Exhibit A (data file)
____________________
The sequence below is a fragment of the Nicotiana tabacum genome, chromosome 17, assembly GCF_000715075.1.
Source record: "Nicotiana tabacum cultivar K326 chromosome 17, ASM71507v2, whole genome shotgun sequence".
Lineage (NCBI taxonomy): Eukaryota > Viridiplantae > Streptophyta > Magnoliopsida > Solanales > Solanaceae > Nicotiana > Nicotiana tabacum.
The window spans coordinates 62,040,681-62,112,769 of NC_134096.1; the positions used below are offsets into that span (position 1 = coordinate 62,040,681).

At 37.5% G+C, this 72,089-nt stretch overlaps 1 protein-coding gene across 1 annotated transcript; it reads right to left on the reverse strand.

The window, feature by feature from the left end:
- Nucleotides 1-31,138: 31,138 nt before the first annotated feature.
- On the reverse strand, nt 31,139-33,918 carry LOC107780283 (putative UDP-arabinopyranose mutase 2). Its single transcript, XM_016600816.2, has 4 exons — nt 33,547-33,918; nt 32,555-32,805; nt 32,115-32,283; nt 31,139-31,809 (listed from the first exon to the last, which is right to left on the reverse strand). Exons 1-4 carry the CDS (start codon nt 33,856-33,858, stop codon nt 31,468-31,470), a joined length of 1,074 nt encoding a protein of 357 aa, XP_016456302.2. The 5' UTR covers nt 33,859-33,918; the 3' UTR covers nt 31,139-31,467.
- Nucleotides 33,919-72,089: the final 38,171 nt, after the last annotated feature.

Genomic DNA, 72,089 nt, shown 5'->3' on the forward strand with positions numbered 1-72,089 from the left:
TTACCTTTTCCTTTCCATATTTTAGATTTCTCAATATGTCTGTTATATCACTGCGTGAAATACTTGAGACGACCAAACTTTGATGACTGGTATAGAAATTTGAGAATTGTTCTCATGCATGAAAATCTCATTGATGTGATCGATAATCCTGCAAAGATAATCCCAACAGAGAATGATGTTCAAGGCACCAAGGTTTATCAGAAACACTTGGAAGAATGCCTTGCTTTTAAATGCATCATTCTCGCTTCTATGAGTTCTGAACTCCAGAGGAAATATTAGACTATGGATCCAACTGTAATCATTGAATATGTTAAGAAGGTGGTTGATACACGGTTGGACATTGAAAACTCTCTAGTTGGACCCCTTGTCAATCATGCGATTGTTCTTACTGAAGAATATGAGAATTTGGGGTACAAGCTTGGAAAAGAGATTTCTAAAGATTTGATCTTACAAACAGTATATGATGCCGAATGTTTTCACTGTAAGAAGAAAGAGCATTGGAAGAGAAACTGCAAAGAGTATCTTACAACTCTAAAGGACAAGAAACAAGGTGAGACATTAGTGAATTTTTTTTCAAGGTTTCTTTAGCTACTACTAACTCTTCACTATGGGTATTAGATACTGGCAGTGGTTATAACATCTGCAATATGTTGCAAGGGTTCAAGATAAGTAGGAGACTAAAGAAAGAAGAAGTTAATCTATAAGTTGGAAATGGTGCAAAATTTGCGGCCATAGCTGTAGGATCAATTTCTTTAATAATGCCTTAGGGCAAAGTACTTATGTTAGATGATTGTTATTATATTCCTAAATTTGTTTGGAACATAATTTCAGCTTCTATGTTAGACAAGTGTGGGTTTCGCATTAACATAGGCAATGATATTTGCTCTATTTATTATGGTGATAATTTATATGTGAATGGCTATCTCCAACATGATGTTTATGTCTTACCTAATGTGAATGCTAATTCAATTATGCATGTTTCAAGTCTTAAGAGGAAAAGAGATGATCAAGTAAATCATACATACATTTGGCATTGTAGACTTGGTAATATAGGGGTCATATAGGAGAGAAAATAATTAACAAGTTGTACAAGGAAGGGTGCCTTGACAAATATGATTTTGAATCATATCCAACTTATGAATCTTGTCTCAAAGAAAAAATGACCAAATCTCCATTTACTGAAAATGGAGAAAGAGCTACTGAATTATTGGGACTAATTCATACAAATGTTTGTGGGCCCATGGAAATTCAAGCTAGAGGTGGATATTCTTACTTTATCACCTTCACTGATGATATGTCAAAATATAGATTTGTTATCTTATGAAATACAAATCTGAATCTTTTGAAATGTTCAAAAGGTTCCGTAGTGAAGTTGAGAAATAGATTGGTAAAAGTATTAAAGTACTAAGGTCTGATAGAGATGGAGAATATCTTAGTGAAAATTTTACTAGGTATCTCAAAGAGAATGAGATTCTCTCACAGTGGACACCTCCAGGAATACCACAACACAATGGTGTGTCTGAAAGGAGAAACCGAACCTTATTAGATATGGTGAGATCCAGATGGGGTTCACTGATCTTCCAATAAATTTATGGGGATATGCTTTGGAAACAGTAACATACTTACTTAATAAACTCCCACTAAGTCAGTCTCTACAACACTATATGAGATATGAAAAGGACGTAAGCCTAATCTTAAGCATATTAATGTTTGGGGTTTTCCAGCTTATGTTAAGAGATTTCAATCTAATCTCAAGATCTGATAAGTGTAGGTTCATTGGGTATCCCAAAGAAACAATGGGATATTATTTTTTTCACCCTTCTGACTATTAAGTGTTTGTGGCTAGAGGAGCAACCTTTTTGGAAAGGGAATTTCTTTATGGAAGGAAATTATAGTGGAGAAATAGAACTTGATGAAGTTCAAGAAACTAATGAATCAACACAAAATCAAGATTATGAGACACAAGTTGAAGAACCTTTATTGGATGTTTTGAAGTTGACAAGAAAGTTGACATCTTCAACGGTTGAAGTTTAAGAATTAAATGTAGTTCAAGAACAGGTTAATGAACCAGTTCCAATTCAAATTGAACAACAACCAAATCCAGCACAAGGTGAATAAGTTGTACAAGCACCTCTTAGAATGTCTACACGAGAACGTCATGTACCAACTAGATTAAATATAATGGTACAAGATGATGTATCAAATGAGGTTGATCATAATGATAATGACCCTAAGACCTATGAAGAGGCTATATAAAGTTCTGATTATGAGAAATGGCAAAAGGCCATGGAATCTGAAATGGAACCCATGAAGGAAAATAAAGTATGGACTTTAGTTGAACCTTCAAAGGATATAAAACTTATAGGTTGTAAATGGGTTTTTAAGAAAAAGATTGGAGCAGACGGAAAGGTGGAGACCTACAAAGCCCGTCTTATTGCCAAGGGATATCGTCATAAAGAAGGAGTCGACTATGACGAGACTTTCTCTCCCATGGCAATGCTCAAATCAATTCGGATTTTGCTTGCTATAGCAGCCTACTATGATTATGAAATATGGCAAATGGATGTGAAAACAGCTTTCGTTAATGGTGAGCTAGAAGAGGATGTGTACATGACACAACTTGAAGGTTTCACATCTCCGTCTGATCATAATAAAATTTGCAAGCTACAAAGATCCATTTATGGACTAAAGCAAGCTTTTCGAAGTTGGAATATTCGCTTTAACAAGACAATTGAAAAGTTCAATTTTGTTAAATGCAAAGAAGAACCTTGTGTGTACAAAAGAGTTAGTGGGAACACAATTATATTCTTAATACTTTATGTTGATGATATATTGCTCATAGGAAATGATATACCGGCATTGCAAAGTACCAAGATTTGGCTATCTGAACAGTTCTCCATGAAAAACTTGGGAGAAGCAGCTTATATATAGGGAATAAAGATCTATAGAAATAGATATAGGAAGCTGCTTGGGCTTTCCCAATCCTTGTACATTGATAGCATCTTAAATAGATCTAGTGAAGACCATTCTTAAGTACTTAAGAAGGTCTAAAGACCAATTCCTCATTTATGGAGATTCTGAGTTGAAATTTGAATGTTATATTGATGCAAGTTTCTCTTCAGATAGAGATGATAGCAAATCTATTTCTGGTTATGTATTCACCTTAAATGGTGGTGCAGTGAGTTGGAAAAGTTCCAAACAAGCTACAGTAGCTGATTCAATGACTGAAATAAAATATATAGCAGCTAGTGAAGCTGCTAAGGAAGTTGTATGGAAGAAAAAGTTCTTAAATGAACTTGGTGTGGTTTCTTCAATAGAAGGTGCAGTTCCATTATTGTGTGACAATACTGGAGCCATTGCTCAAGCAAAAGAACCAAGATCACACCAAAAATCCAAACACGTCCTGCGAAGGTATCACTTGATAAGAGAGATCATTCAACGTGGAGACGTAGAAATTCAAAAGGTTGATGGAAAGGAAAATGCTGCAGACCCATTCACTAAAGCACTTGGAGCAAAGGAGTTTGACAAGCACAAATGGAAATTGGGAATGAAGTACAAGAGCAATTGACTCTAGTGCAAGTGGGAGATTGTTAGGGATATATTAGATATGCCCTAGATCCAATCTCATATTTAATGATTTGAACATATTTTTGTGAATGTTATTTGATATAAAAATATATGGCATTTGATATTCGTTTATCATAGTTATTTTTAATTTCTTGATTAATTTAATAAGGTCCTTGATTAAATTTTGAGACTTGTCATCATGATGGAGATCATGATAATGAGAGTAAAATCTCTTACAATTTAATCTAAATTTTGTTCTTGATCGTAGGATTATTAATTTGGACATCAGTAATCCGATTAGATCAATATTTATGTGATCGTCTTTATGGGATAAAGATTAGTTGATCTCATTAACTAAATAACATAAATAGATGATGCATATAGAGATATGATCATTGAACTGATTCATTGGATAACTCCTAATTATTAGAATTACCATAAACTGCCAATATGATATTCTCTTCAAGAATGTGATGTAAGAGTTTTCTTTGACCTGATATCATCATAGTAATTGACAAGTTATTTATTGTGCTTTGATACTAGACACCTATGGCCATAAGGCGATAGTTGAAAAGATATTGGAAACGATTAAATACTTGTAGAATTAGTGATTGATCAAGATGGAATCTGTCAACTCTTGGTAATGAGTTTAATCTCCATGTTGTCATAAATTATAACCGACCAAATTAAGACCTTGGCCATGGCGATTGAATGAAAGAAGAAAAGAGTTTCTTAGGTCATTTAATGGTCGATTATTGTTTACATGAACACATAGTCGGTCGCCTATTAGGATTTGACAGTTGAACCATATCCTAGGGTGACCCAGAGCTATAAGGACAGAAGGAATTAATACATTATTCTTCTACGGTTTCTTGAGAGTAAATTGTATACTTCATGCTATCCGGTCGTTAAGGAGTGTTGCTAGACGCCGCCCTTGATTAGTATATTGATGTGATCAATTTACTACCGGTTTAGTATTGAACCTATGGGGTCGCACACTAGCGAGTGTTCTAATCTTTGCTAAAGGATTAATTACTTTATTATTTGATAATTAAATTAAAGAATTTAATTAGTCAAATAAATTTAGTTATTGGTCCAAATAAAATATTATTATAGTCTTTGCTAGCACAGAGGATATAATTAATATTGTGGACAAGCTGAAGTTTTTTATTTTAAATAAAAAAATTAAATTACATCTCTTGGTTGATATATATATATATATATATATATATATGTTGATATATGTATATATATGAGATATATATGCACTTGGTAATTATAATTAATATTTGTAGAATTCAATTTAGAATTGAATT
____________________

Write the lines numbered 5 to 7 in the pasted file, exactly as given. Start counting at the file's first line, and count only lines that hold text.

At 37.5% G+C, this 72,089-nt stretch overlaps 1 protein-coding gene across 1 annotated transcript; it reads right to left on the reverse strand.

The window, feature by feature from the left end:
- Nucleotides 1-31,138: 31,138 nt before the first annotated feature.